Each of the groups progressed simultaneously through four rounds, building out a framework based upon problem-solving methodology.

  1. Potential Partner Identification
  2. Proposing Solutions to Noted Obstacles
  3. Solution Red-Teaming
  4. Strategic Takeaways

PAXsims

At ExtraNewsFeed, Mintaro Oba discusses “How Settlers of Catan Explains International Relations.”

Besides the simple fact that it’s fun, Settlers of Catan (together with gin rummy, which I’ll discuss in another post) is the best representation of international relations in game form. And it raises fascinating questions about the nature of rules and how we create them — questions that are unfolding on the international stage today.

Cooperation in a Competitive World

Some games, like Pandemic, are almost entirely cooperative. On the other end of the spectrum are games like Risk — either entirely zero-sum (“my gain is someone else’s loss”), based too much on chance, or both.

Settlers gets it just right. It’s basically competitive and zero-sum; you have to build and grow your settlements, cities, and roads to get to ten points before anyone else. There’s a finite amount of the space and resources necessary to expand. The robber and certain bonus cards allow players to go on the offensive against other players. There’s a good chance players will be at each others’ throats as the game winds on.

But on the margins, economic interdependence allows for some cooperation. Players can only start off with a certain amount of the necessary resources. Some territories are more productive than others. Yet at various points in the game, any player will need brick, wood, iron ore, etc. So, players trade their comparative advantages; a player with a surplus of iron ore can exchange with a player who has a surplus of brick. Both benefit.

I’m not at all sure that it is the best simulation of international relations in game form. Moreover, despite apparent mutual benefits from trade—and unlike real global politics—Settlers of Catan is still a game which can only have one winner. In this sense, while trade may appear mutually beneficial, if it shifts your opponent closer to winning than it shifts you it’s a bad move. Ultimately, that’s a variant of non-cooperative, near-zero-sum play.

Having said all that, semi-cooperative game design is an important game design challenge precisely because semi-cooperation is so common in many real-world situations. You’ll find my thoughts on the issue in this presentation I made last year to the RAND Center for Gaming.

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charting-a-course-cover.jpgNational Defense University has recently published Charting a Course: Strategic Choices for a New Administration, edited by R.D. Hooker, Jr. In a chapter on “The Future of Conflict,” T.X. Hammes emphasizes the importance of wargaming in examing emerging issues and challenges:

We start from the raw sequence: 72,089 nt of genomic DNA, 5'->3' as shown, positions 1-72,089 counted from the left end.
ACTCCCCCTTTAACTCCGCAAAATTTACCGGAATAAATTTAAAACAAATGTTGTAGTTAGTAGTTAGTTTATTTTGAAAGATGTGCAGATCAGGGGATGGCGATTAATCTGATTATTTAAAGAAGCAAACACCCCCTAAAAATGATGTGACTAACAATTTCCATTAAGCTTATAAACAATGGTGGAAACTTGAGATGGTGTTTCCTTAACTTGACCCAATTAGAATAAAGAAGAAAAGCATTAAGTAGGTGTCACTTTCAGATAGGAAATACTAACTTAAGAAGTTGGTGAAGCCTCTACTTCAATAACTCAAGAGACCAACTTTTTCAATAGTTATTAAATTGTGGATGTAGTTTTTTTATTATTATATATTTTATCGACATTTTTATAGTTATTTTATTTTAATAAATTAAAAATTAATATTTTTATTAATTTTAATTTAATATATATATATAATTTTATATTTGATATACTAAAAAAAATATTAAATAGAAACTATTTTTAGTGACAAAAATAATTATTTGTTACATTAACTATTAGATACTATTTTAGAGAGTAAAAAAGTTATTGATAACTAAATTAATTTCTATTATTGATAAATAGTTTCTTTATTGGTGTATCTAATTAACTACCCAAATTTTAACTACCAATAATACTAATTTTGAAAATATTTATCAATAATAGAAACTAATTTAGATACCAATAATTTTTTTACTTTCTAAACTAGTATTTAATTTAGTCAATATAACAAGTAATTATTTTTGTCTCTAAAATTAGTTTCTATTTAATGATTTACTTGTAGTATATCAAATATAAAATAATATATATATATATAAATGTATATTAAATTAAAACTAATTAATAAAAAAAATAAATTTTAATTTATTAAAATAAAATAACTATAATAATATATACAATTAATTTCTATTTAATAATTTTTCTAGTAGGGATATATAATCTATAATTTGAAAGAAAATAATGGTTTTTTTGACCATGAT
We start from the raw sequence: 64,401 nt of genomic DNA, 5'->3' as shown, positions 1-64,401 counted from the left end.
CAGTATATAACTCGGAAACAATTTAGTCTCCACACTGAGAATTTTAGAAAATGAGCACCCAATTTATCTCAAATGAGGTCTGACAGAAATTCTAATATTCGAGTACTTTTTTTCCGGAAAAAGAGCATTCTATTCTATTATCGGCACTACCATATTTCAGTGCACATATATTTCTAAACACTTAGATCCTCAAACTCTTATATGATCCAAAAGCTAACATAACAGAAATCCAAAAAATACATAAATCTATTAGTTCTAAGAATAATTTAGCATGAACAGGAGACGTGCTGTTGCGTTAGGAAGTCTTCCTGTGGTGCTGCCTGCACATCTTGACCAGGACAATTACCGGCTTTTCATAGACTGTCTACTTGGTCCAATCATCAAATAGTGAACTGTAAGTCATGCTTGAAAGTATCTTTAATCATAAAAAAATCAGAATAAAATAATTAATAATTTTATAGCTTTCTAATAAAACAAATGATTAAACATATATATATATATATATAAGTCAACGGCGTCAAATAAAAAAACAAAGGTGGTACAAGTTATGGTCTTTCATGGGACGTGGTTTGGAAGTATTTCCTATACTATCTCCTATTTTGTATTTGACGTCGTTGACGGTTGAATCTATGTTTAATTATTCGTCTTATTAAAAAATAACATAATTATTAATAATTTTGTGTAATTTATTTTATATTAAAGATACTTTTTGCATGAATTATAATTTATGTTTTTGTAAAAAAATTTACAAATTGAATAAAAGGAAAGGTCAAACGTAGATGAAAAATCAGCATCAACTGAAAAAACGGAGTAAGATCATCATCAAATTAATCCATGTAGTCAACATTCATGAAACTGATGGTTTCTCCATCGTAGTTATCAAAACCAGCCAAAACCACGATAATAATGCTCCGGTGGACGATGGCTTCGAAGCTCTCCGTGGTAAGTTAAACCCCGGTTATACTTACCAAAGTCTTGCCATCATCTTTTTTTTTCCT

As a power projection nation, our deployment options may become more limited. We have to think through the implications of forward basing in theater versus basing in the United States and deploying only for a crisis. Our enemies and allies see the increasing density of A2/AD systems globally. It is essential we modify our planning accordingly. Wargaming must examine the operational impacts of fighting a variety of enemies with long-range sea and air precision strike. China will not be the only power to own such systems. Just as importantly, wargaming must explore the political implications when an enemy can threaten other nations that support our deployment chain. (Japan, for example, is crucial to any effort to help defend South Korea and could easily be targeted by the North Korean regime in time of war.) Accordingly, we must seek methods to attack an opponent’s strategy rather than simply destroying its forces.

We need wide-ranging research and supporting analysis as well as wargames to address key questions. Deputy Secretary of Defense Robert Work’s memorandum on wargaming is a very strong first step. Continuing research is required to answer a wide range of questions:

  • Most importantly, how can strategy neutralize potential opponents’ strategies? For instance, how do we counter the perception that China may be able to exclude U.S. forces from the region? What steps can we take to assure allies that in fact we can honor our treaty obligations?
  • How do we protect those nations providing support as we do so—in particular, the politically sensitive targets that can be attacked with long-range, precise, but relatively low-explosive-weight weapons?
  • If we forward deploy, how dispersed will forward forces have to be to survive? How much would we have to invest in hardening forward bases versus investing in protecting stateside bases and building the lift necessary to deploy?
  • What are the political/alliance costs if we choose to station fewer forces forward?
  • Are we willing to employ long-range strike from the United States if we know the enemy can reply in kind? • Once forces are deployed, how do they operate in the presence of swarms of smart weapons?
  • Do we need to deploy more forces forward to ensure they are there for the fight? Or should we just preposition the equipment and supplies? Or are both supplies and forces safer out of the potential theater of operation?

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JPSE.jpgThe Journal of Political Science Education, now with a new editorial team under the leadership of Victor Asal, is looking for contributions: